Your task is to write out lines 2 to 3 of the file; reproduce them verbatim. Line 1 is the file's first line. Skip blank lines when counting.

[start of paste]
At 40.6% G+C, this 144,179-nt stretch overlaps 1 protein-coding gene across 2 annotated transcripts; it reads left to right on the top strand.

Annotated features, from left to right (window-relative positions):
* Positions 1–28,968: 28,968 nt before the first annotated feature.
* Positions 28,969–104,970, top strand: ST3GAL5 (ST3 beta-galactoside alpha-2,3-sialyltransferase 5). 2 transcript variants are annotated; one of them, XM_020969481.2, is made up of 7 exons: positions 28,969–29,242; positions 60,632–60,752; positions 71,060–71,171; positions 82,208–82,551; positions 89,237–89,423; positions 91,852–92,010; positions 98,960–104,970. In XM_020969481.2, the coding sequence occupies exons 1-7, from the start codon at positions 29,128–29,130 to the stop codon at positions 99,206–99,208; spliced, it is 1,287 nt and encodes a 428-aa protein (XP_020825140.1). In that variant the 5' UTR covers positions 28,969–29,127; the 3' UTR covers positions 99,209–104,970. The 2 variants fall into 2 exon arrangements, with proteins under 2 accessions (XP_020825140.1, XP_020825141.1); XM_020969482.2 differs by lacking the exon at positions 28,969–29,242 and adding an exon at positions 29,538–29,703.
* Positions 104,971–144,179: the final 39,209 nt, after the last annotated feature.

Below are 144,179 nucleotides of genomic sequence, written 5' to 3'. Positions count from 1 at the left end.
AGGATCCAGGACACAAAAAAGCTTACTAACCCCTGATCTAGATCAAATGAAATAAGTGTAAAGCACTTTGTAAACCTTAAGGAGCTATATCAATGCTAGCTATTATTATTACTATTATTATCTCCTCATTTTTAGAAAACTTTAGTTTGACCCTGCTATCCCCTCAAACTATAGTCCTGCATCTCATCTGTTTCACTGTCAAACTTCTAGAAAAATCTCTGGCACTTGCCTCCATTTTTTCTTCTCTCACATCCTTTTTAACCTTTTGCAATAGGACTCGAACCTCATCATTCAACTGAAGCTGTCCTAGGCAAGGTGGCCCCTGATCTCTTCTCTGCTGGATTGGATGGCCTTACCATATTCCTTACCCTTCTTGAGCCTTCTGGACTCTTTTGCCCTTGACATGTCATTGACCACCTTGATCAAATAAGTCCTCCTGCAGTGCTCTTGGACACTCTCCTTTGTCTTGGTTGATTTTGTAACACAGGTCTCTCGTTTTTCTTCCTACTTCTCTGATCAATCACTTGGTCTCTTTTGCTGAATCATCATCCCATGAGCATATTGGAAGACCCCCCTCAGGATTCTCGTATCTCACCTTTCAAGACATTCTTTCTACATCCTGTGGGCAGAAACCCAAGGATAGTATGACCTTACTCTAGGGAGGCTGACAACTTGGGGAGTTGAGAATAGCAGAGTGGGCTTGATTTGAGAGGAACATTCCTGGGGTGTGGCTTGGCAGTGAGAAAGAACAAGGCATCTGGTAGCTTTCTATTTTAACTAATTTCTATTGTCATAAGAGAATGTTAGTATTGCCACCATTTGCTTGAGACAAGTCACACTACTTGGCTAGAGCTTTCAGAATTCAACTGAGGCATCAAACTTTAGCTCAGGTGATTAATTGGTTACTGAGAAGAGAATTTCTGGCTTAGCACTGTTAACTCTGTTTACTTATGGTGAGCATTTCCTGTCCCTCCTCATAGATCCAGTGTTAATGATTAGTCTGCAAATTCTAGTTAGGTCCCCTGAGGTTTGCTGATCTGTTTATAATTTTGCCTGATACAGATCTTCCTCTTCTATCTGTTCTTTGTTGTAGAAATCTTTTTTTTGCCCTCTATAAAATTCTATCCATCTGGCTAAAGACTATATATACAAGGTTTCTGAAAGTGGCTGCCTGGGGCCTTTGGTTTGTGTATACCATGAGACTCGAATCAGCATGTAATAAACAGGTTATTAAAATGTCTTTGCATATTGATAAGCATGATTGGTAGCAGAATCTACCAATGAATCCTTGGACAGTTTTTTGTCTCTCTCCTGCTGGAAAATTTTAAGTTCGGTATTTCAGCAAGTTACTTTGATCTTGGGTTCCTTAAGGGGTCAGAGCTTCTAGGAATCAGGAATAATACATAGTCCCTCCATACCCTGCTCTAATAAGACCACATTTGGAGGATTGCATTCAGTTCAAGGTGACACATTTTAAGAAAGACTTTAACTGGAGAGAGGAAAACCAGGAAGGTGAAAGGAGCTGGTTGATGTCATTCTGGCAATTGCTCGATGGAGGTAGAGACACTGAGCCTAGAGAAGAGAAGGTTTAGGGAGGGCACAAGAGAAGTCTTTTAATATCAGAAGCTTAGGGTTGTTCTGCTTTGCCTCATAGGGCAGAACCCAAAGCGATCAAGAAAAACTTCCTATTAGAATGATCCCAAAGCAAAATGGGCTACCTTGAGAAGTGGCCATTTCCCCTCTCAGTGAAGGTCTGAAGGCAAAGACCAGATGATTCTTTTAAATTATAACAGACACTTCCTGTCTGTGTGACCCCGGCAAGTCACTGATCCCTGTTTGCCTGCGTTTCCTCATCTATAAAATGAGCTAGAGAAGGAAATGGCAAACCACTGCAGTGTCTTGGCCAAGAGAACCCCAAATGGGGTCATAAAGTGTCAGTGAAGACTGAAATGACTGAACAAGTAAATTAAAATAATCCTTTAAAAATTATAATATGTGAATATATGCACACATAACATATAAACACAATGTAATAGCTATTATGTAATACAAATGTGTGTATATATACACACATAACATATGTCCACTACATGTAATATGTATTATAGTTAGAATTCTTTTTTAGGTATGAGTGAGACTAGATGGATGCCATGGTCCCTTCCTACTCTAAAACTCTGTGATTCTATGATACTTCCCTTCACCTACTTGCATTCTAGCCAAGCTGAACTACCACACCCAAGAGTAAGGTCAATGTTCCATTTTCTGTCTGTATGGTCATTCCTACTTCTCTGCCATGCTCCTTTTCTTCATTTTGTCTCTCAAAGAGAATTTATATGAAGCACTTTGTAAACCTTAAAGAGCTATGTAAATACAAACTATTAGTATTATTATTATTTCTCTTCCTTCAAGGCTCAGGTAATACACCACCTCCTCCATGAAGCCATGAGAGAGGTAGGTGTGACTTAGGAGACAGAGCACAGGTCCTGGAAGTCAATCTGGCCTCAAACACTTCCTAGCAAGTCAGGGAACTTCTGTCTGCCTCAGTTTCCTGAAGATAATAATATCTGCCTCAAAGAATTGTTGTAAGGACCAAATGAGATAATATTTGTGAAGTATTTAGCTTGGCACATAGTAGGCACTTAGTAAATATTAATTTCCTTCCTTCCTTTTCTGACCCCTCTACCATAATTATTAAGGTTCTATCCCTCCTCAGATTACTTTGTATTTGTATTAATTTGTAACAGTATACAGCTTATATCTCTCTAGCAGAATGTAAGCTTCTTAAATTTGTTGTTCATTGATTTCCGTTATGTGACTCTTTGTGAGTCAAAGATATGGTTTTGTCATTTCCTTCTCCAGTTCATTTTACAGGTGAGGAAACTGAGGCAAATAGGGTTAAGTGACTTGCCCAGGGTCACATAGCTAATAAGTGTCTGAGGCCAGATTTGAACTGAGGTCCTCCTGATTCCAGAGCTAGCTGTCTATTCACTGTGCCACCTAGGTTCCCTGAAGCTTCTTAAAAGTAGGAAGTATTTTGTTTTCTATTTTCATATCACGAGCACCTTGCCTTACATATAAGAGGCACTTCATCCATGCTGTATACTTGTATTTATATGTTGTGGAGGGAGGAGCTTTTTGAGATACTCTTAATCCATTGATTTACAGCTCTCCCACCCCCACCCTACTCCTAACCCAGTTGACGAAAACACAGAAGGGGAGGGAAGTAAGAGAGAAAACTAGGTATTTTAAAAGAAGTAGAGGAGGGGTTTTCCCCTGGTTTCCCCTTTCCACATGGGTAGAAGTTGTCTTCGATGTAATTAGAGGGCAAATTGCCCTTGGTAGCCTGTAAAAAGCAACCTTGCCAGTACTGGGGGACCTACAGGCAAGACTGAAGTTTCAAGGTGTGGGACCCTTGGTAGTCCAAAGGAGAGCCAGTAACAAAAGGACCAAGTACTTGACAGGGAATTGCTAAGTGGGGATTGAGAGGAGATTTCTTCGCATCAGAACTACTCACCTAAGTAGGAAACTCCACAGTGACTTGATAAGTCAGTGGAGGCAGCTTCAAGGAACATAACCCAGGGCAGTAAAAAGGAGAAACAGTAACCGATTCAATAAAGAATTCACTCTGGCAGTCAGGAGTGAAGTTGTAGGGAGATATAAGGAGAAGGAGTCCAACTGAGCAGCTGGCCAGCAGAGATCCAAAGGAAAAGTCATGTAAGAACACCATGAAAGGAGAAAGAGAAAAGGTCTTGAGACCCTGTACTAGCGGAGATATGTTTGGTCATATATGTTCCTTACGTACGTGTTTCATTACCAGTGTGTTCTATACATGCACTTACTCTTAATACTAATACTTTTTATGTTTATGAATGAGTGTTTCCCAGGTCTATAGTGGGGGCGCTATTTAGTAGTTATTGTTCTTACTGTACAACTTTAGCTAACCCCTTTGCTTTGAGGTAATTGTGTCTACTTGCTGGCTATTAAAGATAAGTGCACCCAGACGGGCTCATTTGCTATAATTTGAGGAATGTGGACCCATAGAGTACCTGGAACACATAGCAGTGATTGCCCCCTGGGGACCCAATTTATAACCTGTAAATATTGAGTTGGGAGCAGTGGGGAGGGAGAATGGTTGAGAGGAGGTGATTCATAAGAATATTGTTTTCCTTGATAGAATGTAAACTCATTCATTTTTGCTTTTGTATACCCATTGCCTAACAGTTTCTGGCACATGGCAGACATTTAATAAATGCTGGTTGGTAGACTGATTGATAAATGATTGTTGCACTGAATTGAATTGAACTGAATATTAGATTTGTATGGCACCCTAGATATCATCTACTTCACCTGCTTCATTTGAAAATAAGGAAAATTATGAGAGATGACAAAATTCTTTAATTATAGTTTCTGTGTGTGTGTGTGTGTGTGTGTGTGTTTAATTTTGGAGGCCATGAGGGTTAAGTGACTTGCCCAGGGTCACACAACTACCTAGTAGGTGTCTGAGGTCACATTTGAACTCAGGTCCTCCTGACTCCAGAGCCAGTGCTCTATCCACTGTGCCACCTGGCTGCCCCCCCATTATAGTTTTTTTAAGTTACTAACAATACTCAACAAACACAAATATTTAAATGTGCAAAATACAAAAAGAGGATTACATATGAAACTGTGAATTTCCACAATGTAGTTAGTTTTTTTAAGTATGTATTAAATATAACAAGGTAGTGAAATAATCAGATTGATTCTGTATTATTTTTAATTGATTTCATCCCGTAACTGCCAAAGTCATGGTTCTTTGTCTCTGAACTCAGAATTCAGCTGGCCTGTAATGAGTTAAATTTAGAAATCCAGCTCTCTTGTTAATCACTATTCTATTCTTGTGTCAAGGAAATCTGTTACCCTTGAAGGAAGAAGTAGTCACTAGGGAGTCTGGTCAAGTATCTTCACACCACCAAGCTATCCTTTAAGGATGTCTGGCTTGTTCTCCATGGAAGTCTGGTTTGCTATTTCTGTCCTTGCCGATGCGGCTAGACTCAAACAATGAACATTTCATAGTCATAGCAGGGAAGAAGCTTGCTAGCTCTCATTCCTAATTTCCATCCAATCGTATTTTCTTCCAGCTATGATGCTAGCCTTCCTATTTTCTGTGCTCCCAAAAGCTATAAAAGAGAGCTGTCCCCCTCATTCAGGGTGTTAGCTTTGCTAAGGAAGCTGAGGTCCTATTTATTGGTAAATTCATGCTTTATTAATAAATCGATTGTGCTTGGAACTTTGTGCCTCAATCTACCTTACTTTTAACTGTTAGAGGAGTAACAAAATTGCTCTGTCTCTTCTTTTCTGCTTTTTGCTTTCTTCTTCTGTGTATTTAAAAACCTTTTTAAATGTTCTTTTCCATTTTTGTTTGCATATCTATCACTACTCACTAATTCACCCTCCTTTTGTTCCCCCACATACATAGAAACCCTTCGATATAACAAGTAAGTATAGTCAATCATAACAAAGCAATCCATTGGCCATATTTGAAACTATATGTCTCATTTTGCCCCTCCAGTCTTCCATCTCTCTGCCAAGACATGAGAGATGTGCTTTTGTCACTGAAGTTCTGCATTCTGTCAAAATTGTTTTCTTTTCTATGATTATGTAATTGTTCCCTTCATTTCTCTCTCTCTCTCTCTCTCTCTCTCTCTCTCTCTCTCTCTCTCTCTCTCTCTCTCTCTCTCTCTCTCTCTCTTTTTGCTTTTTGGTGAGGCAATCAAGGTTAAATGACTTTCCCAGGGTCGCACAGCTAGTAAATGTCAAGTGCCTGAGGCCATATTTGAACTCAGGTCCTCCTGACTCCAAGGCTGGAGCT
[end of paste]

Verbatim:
Annotated features, from left to right (window-relative positions):
* Positions 1–28,968: 28,968 nt before the first annotated feature.